Deep Time: Stratigraphy and the Sedimentary Record
(With apologies to the great detective.) "Holmes, did you realize that this chess board is exactly 12 inches long?" I asked, as we sat across the table in our Baker Street lodgings.
"Come, Watson. The game is a foot," he replied. "We must explain the Giant Splat of Sue Matra's birthday."
"The Giant Splat? Holmes, I know that Sue Matra is a friend of your brother Mycroft, but how came she to have a giant splat on her birthday?"
"Sue returned home from her job as a scientist measuring the air speed of swallows carrying coconuts, and discovered a splat on the floor. Here is a brief diagram of the situation."
Holmes rapidly sketched the following:
"This takes the cake," I commented sweetly, after looking at the diagram carefully.
"No," he replied, "The cake was left on Sue's study floor."
"Holmes," I said, "You know that my medical training exposed me to the scientific method and that in my military experience I conducted forensic investigations, learning what people died of. I was even exposed to geology and paleontology during my studies at the college. Your science of detection shares much with forensic medicine, and with the fields of geology and paleontology. Something has happened, and you try to determine what."
"Indeed, Watson, I am aware that you are among those few individuals who have been trained to reason from effects to causes, so unusual in a world full of people who reason only from causes to effects."
"But it is more than that, Holmes. When faced with an effect, we quickly try to think of all possible causes that are consistent with the available data and with our other knowledge about the world—call these 'multiple working hypotheses'. Then, we see what each of them predicts that we might discover or measure—each possible hypothesis is a cause, and we reason to its effects, in the same way that other people reason from causes to effects. But we go further, and we make those measurements or observations that will identify the effects of each of our likely causes, using the results to eliminate some of the hypotheses. For example, if we postulate that a horse stomped on the cake to make the giant splat, then we expect the mark of a horseshoe in the cake."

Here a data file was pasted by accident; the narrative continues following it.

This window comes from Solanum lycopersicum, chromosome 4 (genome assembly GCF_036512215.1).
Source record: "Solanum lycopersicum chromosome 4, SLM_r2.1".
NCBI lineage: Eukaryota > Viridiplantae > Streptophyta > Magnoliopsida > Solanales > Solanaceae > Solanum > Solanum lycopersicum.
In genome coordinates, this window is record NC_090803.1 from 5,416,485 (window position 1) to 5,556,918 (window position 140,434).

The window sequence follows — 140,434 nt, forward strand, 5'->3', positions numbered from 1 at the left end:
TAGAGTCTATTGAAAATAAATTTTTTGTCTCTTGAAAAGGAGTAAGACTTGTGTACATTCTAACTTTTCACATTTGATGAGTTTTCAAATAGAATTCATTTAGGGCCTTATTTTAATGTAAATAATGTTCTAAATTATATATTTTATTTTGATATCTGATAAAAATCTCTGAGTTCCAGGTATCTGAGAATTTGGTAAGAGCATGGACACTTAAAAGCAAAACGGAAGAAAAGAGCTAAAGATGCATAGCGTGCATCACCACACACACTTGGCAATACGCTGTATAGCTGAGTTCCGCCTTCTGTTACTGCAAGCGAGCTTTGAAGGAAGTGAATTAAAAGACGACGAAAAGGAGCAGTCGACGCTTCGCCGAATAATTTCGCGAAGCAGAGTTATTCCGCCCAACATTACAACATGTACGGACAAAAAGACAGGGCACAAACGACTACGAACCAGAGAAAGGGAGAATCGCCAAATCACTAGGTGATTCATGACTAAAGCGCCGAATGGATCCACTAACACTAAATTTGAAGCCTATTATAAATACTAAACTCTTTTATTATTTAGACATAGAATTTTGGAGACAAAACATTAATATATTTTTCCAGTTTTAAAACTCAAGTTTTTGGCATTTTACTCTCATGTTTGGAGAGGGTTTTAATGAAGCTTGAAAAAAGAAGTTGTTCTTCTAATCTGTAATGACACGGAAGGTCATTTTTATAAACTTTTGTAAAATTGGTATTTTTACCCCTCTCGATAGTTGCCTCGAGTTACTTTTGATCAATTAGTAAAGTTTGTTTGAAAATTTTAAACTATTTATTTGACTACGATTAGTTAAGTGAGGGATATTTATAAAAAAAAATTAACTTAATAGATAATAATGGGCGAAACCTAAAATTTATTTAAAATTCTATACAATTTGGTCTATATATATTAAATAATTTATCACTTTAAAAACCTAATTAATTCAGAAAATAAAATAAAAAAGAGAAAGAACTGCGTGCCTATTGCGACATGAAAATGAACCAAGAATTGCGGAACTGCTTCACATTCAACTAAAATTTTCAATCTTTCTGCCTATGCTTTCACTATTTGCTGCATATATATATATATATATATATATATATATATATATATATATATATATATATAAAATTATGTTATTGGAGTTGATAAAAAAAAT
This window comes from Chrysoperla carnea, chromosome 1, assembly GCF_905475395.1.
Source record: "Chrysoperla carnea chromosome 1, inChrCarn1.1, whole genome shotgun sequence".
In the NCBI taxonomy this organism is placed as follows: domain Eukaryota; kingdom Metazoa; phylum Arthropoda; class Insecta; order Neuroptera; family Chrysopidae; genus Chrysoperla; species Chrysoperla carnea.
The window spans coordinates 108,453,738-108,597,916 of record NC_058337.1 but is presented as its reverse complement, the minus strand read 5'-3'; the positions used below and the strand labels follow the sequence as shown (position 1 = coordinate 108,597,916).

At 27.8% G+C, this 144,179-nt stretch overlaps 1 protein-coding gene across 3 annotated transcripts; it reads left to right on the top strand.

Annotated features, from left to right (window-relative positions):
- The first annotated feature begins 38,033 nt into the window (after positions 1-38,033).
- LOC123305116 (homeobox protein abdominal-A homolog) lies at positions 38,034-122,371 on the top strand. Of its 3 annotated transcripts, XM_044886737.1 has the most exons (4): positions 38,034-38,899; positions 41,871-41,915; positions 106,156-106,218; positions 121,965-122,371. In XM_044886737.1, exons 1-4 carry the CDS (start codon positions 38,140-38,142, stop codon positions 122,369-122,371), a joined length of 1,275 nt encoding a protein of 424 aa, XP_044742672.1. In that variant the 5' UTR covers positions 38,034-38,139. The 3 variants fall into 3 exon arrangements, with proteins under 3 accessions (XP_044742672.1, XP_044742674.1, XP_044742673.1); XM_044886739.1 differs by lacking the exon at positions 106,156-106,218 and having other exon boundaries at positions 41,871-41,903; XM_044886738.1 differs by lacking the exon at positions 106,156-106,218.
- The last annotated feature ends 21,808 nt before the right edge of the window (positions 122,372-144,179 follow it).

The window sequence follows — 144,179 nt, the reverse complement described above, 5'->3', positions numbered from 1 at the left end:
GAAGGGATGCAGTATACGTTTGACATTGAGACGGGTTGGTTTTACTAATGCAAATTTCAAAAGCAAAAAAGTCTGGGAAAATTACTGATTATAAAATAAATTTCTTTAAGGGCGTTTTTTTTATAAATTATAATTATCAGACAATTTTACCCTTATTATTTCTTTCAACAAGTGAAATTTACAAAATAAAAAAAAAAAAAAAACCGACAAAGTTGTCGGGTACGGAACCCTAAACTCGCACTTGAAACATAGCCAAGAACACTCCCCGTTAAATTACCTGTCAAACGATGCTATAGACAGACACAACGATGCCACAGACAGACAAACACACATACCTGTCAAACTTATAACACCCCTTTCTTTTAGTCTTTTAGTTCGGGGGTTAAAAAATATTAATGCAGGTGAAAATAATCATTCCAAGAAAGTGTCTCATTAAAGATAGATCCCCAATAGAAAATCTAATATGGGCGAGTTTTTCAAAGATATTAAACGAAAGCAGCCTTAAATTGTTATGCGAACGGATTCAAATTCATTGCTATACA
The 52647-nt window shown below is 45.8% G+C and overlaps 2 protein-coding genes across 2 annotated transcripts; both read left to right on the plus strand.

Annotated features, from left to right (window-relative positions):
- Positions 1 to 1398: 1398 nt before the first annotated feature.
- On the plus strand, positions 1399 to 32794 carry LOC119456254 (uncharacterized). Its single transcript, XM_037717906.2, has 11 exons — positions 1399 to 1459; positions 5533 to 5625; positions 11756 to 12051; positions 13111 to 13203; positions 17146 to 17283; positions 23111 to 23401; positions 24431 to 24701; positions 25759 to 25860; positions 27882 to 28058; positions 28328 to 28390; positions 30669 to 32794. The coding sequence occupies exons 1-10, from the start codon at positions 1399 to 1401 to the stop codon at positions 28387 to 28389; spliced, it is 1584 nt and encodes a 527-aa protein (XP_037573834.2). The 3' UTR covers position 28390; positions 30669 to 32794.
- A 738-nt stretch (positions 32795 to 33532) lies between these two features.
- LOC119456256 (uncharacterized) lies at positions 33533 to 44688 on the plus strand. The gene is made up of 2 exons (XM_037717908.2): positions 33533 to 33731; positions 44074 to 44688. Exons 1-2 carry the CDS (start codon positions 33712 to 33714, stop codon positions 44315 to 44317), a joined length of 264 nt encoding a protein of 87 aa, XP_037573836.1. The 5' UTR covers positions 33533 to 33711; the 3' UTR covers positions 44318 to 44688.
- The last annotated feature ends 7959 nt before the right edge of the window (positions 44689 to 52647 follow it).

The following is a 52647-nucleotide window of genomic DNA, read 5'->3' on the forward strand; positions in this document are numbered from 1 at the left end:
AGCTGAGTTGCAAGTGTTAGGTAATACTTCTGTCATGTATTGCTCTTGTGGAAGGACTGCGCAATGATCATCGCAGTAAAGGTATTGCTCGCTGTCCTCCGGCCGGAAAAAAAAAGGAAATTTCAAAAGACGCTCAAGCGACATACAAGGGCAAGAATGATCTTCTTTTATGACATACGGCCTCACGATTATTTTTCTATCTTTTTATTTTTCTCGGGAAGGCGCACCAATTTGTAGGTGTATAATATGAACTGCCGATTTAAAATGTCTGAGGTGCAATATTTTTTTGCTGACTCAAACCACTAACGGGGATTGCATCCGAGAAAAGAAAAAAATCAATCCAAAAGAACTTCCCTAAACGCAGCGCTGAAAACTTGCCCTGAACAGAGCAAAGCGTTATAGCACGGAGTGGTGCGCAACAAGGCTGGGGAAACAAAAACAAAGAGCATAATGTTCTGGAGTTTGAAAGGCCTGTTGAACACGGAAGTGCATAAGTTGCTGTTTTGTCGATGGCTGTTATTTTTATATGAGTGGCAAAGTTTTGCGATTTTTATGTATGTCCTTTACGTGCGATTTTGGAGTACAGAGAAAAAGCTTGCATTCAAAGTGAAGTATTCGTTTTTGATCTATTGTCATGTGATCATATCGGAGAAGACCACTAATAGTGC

"Even if the horse missed, the shaking of the ground might have caused the cake to fall. Close counts in horseshoes and hand grenades, as you know."
"I ignored his attempted witticism, and said, "Holmes, allow me to send a few telegrams to test some hypotheses, and we will soon have the answers."
An hour later, I was ready to explain the giant splat to Holmes. "Sue Matra is married to a diligent and helpful husband, who is also an amateur cook. He confirms that he was baking a birthday cake for Sue, and made it in three layers, putting down a layer of cake, then icing, cake, icing, cake, icing. Then, he put candles in, and carefully carried the cake across the study toward a table. Unfortunately, the couple owns a large and boisterous retrieving dog, which jumped up and took a large bite out of the cake."